I Hate History

“I hate history.”

Can you imagine my shock when my little sister said those three words to me?  I come from a very academic family, after all.  My father is the resident expert on the 20th century, my mother loves Medieval European history and I am obsessed with anything Roman and Egyptian.  For my little sister to hate history was like a fish hating water; it didn’t make any sense.  Alas, school had robbed her of all desire to have anything to do with history.

But I am a patient person.  I had a plan to change her mind.

She was eleven at the time and I know it sounds ridiculous, but I began reading aloud to her that summer.  At first it was shorter books like Charlie and the Chocolate Factory, but it eventually progressed to books like Eragon, Eldest and Brisingr.  By reading aloud to her every day, she began to take an interest in reading and soon asked if I could give her a book list for her to work through on her own.  On that list was Alone in an Untamed Land, a book in the Dear Canada series written from the point of view of a filles du roi.

It was written in diary form, something she could relate to.  I was pretty sure at the time that she’d enjoy it.  So guess what she asked me the next day when she finished the book?  “Carrie, do you have the rest of the series?”  And of course I did.  Soon, she was reading two Dear Canada books a day and loving them.  She was enjoying reading and learning about Canadian history without even realizing it.  Imagine my delight when she began reading Carolyn Meyer’s Young Royals series, which she checked out from the school library on her own!  The Young Royals series was just the start…

All this took place about a year ago and now my sister no longer declares that she hates history when she comes home from school.  As I discovered, she never really hated history.  What she hated was the way it was presented in school, as a bunch of boring dates and events in dusty, falling apart textbooks.  Historical fiction helped her discover her love of history and now she can’t get enough of it.  She has just finished devouring Pauline Gedge’s The King’s Man trilogy and will soon be starting Conn Iggulden’s Emperor series.  Did I mention that she’s only twelve and a half years old?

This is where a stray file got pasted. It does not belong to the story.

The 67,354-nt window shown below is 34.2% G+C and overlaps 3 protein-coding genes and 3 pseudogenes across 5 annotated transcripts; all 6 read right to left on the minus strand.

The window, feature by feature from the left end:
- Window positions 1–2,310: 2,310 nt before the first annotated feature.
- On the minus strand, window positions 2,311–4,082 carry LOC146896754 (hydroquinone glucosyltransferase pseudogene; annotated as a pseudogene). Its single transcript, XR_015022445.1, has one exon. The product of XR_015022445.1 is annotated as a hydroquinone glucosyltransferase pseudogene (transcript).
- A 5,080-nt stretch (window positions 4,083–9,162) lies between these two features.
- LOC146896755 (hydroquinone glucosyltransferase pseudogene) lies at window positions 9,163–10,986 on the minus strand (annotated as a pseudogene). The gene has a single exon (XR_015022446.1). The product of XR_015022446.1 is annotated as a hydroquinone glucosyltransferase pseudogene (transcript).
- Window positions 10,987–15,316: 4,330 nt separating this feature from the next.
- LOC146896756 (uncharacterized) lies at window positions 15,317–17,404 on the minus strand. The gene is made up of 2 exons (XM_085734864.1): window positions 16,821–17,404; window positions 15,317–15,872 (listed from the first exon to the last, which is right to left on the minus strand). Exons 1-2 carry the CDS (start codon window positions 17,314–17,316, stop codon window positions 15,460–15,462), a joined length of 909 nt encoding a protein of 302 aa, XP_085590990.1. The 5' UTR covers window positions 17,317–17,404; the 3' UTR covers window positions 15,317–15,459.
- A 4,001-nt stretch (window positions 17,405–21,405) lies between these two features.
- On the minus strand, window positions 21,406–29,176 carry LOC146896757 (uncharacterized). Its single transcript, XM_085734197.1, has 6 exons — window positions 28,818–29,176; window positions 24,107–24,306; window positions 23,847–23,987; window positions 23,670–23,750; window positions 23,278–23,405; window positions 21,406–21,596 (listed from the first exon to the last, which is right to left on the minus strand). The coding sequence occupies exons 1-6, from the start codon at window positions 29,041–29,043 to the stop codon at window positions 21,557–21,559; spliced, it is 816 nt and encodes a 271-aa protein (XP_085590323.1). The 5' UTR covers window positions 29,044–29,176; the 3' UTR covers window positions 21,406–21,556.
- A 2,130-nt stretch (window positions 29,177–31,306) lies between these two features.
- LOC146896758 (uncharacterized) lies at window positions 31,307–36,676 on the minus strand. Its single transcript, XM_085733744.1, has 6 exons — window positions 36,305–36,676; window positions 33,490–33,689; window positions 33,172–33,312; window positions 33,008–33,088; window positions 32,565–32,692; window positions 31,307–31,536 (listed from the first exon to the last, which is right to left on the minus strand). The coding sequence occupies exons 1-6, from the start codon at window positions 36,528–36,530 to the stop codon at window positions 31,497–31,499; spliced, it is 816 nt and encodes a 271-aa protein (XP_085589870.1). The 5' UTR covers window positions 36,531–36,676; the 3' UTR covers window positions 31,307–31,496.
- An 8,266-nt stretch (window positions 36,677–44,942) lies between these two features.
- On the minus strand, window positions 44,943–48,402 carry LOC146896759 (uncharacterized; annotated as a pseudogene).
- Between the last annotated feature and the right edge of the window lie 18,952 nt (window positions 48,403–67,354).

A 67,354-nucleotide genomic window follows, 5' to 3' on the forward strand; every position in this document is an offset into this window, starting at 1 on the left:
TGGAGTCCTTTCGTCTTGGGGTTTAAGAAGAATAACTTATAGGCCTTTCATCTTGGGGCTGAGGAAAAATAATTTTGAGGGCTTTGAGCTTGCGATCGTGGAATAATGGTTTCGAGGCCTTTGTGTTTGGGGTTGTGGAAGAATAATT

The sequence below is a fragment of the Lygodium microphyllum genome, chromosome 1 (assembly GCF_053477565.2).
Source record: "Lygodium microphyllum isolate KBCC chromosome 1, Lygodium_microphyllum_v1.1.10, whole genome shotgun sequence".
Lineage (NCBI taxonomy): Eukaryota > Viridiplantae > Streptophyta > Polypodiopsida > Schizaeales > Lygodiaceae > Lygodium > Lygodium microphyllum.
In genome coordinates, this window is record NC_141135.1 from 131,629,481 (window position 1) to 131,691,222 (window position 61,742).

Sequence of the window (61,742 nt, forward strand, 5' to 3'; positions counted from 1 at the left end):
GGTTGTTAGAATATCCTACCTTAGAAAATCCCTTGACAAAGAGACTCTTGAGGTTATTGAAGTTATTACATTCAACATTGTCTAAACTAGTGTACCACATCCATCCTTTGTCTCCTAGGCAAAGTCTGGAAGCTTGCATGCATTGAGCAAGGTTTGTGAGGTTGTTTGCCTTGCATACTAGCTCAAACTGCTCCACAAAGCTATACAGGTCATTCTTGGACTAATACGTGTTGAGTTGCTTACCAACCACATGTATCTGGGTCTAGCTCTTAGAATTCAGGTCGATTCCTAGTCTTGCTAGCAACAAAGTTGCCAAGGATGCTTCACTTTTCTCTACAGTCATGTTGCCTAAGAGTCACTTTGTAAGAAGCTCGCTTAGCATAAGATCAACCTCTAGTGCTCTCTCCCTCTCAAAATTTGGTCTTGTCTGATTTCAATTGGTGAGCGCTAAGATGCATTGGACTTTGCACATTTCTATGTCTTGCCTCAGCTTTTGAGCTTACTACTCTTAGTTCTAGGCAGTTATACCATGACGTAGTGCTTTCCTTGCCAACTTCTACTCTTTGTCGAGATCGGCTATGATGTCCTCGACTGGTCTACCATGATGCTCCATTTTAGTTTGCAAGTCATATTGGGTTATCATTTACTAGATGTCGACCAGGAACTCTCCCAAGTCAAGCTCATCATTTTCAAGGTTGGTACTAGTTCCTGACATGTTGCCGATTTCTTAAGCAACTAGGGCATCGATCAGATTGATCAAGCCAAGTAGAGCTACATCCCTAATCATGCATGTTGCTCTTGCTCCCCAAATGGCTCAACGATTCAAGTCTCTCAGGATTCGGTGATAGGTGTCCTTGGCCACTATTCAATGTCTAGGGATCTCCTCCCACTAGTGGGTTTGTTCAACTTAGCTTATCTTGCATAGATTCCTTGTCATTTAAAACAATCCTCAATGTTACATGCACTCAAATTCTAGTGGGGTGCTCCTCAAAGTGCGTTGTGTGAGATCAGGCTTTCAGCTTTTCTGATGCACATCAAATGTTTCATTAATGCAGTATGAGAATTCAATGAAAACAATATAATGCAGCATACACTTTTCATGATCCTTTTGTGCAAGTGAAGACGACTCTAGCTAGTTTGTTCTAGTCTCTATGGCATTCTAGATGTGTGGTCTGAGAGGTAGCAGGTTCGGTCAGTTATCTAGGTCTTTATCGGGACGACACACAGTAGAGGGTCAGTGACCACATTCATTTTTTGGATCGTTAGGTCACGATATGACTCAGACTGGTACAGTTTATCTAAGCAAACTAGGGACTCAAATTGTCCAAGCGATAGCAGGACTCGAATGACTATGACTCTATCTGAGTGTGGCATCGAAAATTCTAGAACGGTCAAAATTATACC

The lesson here for parents is don’t be surprised if your kids say they hate history.  The way it is taught in school really does make it seem like a bunch of boring, irrelevant events.  Honestly, the best thing you can do for your child is to find good, age-appropriate historical fiction and buy it for them.  You’ll soon see them with their nose stuck in a book all day and such a simple investment (usually around than $10.00, even less if you buy them used) can give your child a lifelong passion for history that not even school can dampen.


  1. Judy

    OHHh so true. I remember being in my senior hi history class, front row, in front of the student teacher who propped her noes on a music stand in front of me and read them the entire hour It was after lunch. Itwas hot and stuffy. I fell asleep in front of her. And didn’t care. I never liked history either because the books are boring and the teachers equally so. That was until college and the prof was in love with his history, knew it and shared it. And then I really woke up to such a wonderful world.

  2. Jean

    Fantastic Carrie, that you helped your sister see the light slowly. Filles du roi stories (of the women in the 1600’s onward from France who went to Quebec) would be great…

    So many ways of how to influence children on sparking their imagination on history to make it relevant and meaningful. Some history is stultifyingly boring such as for me anything that focuses exclusively on war. I’m always more interested in the social changes brought upon by historic events..

    As a pubescent kid in Canada, my imagination was fired up by reading on my own about the Underground Railroad which helped the black slaves escape to Canada. That led me to read up on the civil rights movement with Martin Luther King. After all, I was growing up during that era…only up on Canada.

    • Carrie Slager

      Oh, yes I too was enamored with tales of the Underground Railroad. But my real passion was with ancient Egypt, which my sister now shares with me. It’s kind of a sister bonding thing now, discussing ancient Egypt, as weird as that sounds.

      Thanks for such a thoughtful comment!

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